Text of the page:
Vice (2018) | Movie Review

vice 2018 movie poster

We’ve learned that writer/director Adam McKay has a knack for presenting dry topics in a non-confusing way and making them enjoyable. He did so with 2015’s The Big Short, and last year’s Vice starts out that way too.

Vice is about Dick Cheney’s rise to power from a lowly college dropout to becoming perhaps the most powerful Vice Presidents in America’s history. McKay offers the boring political details like an easy-to-understand Powerpoint presentation, and utilizes voiceover perfectly to help the audience understand things better. But then he ramps up the pace near the end of the second act while simultaneously slowing down the exposition and he starts to lose us. When a movie’s foundation is rooted in how it presents the details of a story, the easier it unravels when that disappears. Trust falling with nobody behind it.

To McKay’s credit, telling this story is ambitious. There’s a lot going on with countless moving parts to the story. The narrative sort of jumps around, yet clings to one time period when necessary, making the character development more rewarding, but also jarring at times.

We start off in 1963 with Cheney (Christian Bale) having dropped out of Yale and struggling with alcoholism. His wife, Lynne, gives him an ultimatum. She wants him to clean up or get out. He choses her. Lynne Cheney, played by Amy Adams, is the driving force behind Dick. She shows him how to take charge and at times encourages him to be ruthless.

Bale in the title role furthers the argument of him being the most chameleon actor of our generation. You don’t even think about the man behind the makeup. You literally see Dick Cheney and no one else. Enough so to make the movie very entertaining. And perfect emulation aside, his character transformation over the course of the film is what seals the deal. Early on, the movie ropes us in to like him and empathize with his character

Then we see Cheney eventually realize that being in politics isn’t about policies or beliefs, but power for power’s sake. And winning–we can’t forget about winning. Though this is all presented as more complex than that. We also see the Vice President sidestepping or seemingly convince himself that he’s doing things for the greater good of our country rather than personal gain. Those things can’t be rooted in facts like this movie claims they are.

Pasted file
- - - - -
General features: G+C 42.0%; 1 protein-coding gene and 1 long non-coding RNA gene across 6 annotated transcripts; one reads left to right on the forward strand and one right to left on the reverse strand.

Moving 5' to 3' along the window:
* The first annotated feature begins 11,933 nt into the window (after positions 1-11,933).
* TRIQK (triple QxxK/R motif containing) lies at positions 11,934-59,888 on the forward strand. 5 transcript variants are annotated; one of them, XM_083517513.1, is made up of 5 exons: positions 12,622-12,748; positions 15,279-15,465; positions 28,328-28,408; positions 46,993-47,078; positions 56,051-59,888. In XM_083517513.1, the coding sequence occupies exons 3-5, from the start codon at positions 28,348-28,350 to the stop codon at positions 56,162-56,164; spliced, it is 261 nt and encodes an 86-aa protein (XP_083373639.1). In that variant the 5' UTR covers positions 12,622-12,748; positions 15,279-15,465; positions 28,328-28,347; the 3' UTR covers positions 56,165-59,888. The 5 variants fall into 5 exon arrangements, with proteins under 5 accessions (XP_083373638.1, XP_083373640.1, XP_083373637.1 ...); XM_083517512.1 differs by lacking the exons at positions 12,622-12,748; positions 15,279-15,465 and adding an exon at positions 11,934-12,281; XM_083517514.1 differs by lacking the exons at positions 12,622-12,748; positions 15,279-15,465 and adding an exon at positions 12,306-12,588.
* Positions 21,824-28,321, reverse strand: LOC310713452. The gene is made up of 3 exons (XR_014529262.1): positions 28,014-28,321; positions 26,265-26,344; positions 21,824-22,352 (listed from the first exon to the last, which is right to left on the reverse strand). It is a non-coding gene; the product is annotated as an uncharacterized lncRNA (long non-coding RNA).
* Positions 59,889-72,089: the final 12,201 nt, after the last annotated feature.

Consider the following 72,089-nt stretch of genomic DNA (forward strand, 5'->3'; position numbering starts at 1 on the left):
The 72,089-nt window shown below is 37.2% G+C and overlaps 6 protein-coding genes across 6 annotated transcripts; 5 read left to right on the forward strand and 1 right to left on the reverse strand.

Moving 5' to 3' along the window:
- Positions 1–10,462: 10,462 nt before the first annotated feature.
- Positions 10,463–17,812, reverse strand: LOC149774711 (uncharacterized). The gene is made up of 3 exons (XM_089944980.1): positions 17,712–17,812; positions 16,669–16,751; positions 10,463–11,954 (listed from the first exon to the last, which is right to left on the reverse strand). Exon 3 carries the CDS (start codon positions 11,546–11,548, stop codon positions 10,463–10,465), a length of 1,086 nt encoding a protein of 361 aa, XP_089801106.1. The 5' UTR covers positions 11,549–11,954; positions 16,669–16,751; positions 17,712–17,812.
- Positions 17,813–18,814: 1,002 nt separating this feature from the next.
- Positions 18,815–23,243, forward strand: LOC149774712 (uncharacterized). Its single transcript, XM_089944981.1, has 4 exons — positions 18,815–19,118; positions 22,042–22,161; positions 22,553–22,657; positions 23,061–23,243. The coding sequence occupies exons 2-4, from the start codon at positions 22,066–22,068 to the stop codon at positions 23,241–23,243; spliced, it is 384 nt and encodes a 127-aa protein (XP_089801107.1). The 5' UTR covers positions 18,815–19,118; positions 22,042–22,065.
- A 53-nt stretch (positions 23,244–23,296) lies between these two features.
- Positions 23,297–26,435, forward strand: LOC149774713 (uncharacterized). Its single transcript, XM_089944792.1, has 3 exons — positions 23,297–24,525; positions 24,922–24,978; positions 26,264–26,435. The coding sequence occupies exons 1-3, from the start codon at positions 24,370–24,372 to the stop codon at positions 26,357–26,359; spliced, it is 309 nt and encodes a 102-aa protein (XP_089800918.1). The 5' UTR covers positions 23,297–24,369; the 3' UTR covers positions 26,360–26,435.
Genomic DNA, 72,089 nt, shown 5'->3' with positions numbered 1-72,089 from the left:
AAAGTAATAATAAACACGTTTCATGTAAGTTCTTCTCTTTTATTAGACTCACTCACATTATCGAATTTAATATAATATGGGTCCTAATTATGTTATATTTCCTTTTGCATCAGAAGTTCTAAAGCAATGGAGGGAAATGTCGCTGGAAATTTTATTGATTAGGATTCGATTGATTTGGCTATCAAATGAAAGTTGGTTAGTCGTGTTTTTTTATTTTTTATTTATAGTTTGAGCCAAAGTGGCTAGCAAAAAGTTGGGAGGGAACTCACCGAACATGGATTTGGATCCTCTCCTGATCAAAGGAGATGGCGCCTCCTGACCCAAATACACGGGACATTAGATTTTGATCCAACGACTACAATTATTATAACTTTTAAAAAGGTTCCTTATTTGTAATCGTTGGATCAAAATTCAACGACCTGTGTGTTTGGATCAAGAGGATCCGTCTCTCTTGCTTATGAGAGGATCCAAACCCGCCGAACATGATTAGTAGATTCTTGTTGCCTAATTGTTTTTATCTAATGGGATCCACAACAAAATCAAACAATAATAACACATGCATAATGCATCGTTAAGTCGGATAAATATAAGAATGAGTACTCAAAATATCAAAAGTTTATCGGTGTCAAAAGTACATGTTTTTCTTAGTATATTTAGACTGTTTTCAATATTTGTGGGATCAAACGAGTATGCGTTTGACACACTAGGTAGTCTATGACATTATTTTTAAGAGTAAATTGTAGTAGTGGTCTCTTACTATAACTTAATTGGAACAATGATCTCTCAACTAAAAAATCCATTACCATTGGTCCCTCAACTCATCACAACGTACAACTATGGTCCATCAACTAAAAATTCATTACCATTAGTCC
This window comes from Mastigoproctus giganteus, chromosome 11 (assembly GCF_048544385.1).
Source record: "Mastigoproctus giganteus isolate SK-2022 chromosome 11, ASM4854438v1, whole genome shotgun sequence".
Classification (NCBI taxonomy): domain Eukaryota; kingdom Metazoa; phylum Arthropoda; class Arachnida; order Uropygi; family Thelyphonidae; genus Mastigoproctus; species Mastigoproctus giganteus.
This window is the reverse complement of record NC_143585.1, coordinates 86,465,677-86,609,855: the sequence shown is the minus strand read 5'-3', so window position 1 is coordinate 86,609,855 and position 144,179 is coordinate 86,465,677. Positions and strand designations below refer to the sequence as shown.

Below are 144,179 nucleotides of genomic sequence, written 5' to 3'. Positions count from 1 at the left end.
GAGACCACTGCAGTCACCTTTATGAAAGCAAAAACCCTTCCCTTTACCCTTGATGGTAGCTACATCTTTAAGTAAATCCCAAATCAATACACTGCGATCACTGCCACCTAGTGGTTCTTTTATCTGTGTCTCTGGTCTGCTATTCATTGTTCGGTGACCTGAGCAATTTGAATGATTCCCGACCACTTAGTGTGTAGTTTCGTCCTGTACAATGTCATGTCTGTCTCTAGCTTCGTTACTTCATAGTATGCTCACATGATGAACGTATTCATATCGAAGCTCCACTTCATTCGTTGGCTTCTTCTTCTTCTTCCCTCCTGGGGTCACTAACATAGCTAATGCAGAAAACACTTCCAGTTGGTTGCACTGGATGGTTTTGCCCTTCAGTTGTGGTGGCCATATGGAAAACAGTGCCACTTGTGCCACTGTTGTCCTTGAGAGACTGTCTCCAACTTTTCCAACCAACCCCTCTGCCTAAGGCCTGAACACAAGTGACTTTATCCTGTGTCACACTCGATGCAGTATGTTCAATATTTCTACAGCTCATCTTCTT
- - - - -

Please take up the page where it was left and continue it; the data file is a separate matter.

Along the way, Cheney becomes cohorts with eventual Secretary of Defense, Donald Rumsfeld (Steve Carell), who both teaches Dick how to be ruthless and finds himself being stepped on while Cheney ascends upwards. Carell is perfect for the role. He acts slimy and pompous, channeling his innermost Michael Scott.

To his surprise, Cheney is eventually asked by George W. Bush (Sam Rockwell) to be his running mate for the 2000 presidential election. Dick is hesitant, as he’s always said that the Vice President is a “nothing” job. But he sees Bush’s naivety as an opportunity. He creates, with Bush, a verbal agreement that he is to handle all responsibilities of energy and foreign policy. The rest is history.

The story eventually makes its way to the terrorist attacks on September 11th and how Cheney had the handle on the response. There are a lot of aspects of Cheney’s life which make us question whether or not this is an interesting biography to tell to begin with. Sure, the details relating to 9/11 and the War in Iraq are important, but there’s not enough weight placed on them. Or I should say, there’s an equal amount of weight put on the war as there is on the more innocuous plot points–to where it seems like the former is nearly being glossed over or rushed.

The best character studies are those about complex people. And Dick Cheney is definitely complex. But it seems as though this movie isn’t sure whether or not it wants him to be. Vice is still speaking to a divided audience. A film about a bunch of conservatives made by a bunch of liberals is bound to make waves. Though the film attempts (and claims) to present facts without any bias, yet still inserts them here and there for subliminal purposes. Saying a lot without really saying anything, inviting us to read between the lines. The only problem is, those lines are pretty blurry. I guess it’s not as easy to remain unbiased as they think.

Twizard Rating: 86


Originally published on January 23, 2019 at



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